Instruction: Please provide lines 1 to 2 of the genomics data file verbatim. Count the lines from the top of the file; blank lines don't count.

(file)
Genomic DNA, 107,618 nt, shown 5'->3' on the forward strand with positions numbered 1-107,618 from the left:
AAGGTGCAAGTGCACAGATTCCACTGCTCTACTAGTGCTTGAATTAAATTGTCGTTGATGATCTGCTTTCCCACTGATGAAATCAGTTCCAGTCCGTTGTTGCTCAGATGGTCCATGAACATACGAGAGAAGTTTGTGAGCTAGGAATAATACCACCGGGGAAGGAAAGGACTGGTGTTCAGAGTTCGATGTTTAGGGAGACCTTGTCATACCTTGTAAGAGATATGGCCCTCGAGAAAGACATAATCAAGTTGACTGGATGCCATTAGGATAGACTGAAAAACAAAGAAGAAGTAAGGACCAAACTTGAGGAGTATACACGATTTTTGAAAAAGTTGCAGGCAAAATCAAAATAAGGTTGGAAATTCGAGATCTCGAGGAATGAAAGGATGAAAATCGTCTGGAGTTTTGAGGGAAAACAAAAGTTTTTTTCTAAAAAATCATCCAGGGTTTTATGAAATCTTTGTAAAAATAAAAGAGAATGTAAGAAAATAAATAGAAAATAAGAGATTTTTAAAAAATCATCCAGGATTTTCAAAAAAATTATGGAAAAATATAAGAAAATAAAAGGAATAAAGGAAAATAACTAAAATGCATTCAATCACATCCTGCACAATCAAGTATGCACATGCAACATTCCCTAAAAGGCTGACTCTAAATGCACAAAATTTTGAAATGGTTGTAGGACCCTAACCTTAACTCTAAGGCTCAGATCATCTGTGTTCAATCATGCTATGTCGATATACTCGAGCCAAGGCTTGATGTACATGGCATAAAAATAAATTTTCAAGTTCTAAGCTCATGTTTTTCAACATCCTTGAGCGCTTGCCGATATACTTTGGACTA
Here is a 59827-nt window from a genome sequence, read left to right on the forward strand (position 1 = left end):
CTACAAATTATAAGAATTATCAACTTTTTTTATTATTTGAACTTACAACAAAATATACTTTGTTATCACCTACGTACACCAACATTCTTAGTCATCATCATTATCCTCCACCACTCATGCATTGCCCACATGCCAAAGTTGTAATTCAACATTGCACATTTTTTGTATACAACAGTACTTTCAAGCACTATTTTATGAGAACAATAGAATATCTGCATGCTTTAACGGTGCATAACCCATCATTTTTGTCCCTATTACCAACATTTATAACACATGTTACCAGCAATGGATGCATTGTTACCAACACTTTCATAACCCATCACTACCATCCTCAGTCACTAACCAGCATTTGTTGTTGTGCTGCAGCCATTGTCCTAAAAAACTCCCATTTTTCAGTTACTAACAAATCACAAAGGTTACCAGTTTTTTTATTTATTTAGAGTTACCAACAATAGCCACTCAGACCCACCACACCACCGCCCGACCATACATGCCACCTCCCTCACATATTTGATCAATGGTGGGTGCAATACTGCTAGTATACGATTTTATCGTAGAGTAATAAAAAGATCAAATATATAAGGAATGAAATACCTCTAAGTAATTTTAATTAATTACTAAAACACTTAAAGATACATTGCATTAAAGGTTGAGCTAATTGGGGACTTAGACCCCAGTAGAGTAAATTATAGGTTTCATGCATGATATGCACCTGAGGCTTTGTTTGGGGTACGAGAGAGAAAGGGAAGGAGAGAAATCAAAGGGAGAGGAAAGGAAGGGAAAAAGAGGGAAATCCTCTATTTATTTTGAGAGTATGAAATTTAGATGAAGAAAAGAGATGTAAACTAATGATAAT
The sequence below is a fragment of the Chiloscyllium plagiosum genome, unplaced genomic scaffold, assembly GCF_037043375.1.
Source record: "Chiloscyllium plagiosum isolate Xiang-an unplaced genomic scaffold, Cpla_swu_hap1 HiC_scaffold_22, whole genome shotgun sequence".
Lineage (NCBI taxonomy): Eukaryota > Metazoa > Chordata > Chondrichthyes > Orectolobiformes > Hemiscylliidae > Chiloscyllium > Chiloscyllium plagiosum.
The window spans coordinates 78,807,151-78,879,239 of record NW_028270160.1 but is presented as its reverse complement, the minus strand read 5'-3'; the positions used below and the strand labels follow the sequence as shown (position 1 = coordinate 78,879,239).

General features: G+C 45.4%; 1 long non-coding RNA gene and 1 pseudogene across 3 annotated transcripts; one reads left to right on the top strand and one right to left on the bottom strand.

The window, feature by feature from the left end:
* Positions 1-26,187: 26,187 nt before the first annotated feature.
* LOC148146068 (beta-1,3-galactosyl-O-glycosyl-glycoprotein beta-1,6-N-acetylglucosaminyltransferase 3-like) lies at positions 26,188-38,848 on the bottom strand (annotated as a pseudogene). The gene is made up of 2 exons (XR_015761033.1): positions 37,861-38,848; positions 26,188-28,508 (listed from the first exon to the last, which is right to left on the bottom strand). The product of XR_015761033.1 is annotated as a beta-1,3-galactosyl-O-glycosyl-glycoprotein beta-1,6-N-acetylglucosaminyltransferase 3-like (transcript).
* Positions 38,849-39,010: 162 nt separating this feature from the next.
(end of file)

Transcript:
Genomic DNA, 107,618 nt, shown 5'->3' on the forward strand with positions numbered 1-107,618 from the left:
AAGGTGCAAGTGCACAGATTCCACTGCTCTACTAGTGCTTGAATTAAATTGTCGTTGATGATCTGCTTTCCCACTGATGAAATCAGTTCCAGTCCGTTGTTGCTCAGATGGTCCATGAACATACGAGAGAAGTTTGTGAGCTAGGAATAATACCACCGGGGAAGGAAAGGACTGGTGTTCAGAGTTCGATGTTTAGGGAGACCTTGTCATACCTTGTAAGAGATATGGCCCTCGAGAAAGACATAATCAAGTTGACTGGATGCCATTAGGATAGACTGAAAAACAAAGAAGAAGTAAGGACCAAACTTGAGGAGTATACACGATTTTTGAAAAAGTTGCAGGCAAAATCAAAATAAGGTTGGAAATTCGAGATCTCGAGGAATGAAAGGATGAAAATCGTCTGGAGTTTTGAGGGAAAACAAAAGTTTTTTTCTAAAAAATCATCCAGGGTTTTATGAAATCTTTGTAAAAATAAAAGAGAATGTAAGAAAATAAATAGAAAATAAGAGATTTTTAAAAAATCATCCAGGATTTTCAAAAAAATTATGGAAAAATATAAGAAAATAAAAGGAATAAAGGAAAATAACTAAAATGCATTCAATCACATCCTGCACAATCAAGTATGCACATGCAACATTCCCTAAAAGGCTGACTCTAAATGCACAAAATTTTGAAATGGTTGTAGGACCCTAACCTTAACTCTAAGGCTCAGATCATCTGTGTTCAATCATGCTATGTCGATATACTCGAGCCAAGGCTTGATGTACATGGCATAAAAATAAATTTTCAAGTTCTAAGCTCATGTTTTTCAACATCCTTGAGCGCTTGCCGATATACTTTGGACTA